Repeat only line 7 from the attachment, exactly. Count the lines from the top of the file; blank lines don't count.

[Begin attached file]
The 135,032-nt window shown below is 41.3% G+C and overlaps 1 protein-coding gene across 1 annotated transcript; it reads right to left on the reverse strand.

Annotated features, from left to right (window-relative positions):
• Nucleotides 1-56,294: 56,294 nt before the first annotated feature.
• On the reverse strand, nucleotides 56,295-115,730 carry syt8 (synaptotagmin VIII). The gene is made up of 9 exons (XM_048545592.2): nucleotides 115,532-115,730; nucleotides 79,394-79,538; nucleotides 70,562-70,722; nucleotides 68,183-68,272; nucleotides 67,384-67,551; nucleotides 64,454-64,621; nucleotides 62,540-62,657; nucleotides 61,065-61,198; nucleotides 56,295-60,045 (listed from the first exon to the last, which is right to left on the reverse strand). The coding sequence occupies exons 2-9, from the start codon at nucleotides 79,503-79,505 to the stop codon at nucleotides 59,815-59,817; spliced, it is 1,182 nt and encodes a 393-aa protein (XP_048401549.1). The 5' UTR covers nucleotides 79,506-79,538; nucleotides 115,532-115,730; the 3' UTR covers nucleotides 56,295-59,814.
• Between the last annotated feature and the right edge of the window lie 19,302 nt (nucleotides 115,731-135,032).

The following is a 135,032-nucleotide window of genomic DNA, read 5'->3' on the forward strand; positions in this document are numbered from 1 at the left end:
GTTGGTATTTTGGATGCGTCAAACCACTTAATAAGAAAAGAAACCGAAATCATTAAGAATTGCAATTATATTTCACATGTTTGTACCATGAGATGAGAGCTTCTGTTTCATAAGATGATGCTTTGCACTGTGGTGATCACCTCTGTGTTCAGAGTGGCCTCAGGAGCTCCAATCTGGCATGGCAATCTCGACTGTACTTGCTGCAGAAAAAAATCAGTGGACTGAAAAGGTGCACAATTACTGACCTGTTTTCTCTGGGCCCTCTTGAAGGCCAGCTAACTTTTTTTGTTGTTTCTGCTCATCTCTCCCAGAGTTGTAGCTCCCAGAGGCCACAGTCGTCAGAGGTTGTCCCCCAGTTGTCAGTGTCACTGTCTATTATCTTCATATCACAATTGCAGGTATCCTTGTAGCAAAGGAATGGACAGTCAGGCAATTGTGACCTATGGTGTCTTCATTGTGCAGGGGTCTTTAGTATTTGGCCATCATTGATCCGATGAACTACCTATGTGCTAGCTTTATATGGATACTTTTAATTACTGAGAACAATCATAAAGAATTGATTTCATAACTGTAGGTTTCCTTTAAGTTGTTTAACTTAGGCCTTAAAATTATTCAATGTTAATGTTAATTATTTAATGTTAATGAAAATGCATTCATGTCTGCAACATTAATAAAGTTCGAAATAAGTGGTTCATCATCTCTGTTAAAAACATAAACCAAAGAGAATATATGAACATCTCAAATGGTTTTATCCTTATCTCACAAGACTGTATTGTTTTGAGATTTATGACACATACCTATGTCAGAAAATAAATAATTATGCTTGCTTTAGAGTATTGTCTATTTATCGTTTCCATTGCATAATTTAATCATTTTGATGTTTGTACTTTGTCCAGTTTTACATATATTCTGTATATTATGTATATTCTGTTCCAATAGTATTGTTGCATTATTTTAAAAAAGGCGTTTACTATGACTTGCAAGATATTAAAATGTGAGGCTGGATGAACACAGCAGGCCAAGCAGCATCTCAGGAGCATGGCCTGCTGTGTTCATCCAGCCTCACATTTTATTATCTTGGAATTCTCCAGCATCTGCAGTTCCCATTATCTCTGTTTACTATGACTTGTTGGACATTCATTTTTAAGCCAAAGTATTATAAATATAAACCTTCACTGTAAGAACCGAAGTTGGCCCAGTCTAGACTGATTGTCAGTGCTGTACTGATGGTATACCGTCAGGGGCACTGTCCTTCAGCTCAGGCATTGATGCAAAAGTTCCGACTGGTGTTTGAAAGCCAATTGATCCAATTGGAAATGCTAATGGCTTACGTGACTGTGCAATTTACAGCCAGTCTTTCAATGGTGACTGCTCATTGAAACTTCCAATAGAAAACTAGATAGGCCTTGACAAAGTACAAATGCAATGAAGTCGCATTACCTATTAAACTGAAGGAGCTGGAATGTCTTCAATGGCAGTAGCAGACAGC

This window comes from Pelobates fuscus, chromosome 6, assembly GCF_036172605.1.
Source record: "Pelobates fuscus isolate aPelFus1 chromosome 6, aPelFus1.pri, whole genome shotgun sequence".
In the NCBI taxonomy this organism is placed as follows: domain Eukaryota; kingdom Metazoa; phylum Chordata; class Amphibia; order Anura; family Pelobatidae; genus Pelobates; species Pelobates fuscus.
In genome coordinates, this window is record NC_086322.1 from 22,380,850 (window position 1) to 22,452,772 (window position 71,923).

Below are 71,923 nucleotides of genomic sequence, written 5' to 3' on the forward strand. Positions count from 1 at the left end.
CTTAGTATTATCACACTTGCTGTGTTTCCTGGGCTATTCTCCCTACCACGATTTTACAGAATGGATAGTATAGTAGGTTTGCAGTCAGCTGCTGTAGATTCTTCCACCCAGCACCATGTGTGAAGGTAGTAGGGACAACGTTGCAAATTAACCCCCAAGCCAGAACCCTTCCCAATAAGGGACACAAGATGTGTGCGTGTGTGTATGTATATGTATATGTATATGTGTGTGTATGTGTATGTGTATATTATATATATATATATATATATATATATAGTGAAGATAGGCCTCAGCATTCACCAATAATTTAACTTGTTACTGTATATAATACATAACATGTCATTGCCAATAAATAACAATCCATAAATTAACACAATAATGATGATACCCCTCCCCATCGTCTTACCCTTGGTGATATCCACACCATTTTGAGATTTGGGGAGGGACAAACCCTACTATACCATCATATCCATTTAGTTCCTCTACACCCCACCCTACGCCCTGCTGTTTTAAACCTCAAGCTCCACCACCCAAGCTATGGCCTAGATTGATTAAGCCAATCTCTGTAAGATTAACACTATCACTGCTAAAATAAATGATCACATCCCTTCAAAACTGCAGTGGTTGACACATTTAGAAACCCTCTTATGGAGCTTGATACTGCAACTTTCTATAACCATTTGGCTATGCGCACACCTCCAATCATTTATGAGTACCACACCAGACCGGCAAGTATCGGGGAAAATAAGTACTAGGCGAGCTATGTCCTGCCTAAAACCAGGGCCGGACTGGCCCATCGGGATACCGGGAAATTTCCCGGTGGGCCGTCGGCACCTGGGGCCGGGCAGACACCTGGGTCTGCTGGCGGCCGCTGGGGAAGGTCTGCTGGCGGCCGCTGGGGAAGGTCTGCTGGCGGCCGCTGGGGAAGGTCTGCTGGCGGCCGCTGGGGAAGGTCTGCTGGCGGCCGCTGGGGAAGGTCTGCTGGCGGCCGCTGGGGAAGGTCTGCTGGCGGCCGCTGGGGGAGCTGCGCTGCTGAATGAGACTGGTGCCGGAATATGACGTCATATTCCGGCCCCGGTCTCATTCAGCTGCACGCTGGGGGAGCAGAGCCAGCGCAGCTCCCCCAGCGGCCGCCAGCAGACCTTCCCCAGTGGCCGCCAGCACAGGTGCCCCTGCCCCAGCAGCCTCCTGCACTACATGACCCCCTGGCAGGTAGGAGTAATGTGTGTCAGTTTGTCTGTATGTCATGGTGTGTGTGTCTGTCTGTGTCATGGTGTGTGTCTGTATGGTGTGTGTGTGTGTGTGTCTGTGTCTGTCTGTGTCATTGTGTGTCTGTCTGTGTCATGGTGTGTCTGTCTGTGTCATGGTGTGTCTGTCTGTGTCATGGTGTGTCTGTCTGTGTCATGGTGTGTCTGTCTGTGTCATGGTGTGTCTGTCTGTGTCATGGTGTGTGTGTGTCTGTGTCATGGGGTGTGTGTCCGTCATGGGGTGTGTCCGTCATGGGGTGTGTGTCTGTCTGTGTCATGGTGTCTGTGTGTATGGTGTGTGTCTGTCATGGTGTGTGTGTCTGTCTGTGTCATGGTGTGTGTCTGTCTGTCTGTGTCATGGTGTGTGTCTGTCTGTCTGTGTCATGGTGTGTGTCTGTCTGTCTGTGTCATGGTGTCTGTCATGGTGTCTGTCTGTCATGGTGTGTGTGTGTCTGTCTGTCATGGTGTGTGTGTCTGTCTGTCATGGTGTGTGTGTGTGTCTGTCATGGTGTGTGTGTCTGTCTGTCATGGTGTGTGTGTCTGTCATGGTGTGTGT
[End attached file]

GTTGGTATTTTGGATGCGTCAAACCACTTAATAAGAAAAGAAACCGAAATCATTAAGAATTGCAATTATATTTCACATGTTTGTACCATGAGATGAGAGCTTCTGTTTCATAAGATGATGCTTTGCACTGTGGTGATCACCTCTGTGTTCAGAGTGGCCTCAGGAGCTCCAATCTGGCATGGCAATCTCGACTGTACTTGCTGCAGAAAAAAATCAGTGGACTGAAAAGGTGCACAATTACTGACCTGTTTTCTCTGGGCCCTCTTGAAGGCCAGCTAACTTTTTTTGTTGTTTCTGCTCATCTCTCCCAGAGTTGTAGCTCCCAGAGGCCACAGTCGTCAGAGGTTGTCCCCCAGTTGTCAGTGTCACTGTCTATTATCTTCATATCACAATTGCAGGTATCCTTGTAGCAAAGGAATGGACAGTCAGGCAATTGTGACCTATGGTGTCTTCATTGTGCAGGGGTCTTTAGTATTTGGCCATCATTGATCCGATGAACTACCTATGTGCTAGCTTTATATGGATACTTTTAATTACTGAGAACAATCATAAAGAATTGATTTCATAACTGTAGGTTTCCTTTAAGTTGTTTAACTTAGGCCTTAAAATTATTCAATGTTAATGTTAATTATTTAATGTTAATGAAAATGCATTCATGTCTGCAACATTAATAAAGTTCGAAATAAGTGGTTCATCATCTCTGTTAAAAACATAAACCAAAGAGAATATATGAACATCTCAAATGGTTTTATCCTTATCTCACAAGACTGTATTGTTTTGAGATTTATGACACATACCTATGTCAGAAAATAAATAATTATGCTTGCTTTAGAGTATTGTCTATTTATCGTTTCCATTGCATAATTTAATCATTTTGATGTTTGTACTTTGTCCAGTTTTACATATATTCTGTATATTATGTATATTCTGTTCCAATAGTATTGTTGCATTATTTTAAAAAAGGCGTTTACTATGACTTGCAAGATATTAAAATGTGAGGCTGGATGAACACAGCAGGCCAAGCAGCATCTCAGGAGCATGGCCTGCTGTGTTCATCCAGCCTCACATTTTATTATCTTGGAATTCTCCAGCATCTGCAGTTCCCATTATCTCTGTTTACTATGACTTGTTGGACATTCATTTTTAAGCCAAAGTATTATAAATATAAACCTTCACTGTAAGAACCGAAGTTGGCCCAGTCTAGACTGATTGTCAGTGCTGTACTGATGGTATACCGTCAGGGGCACTGTCCTTCAGCTCAGGCATTGATGCAAAAGTTCCGACTGGTGTTTGAAAGCCAATTGATCCAATTGGAAATGCTAATGGCTTACGTGACTGTGCAATTTACAGCCAGTCTTTCAATGGTGACTGCTCATTGAAACTTCCAATAGAAAACTAGATAGGCCTTGACAAAGTACAAATGCAATGAAGTCGCATTACCTATTAAACTGAAGGAGCTGGAATGTCTTCAATGGCAGTAGCAGACAGC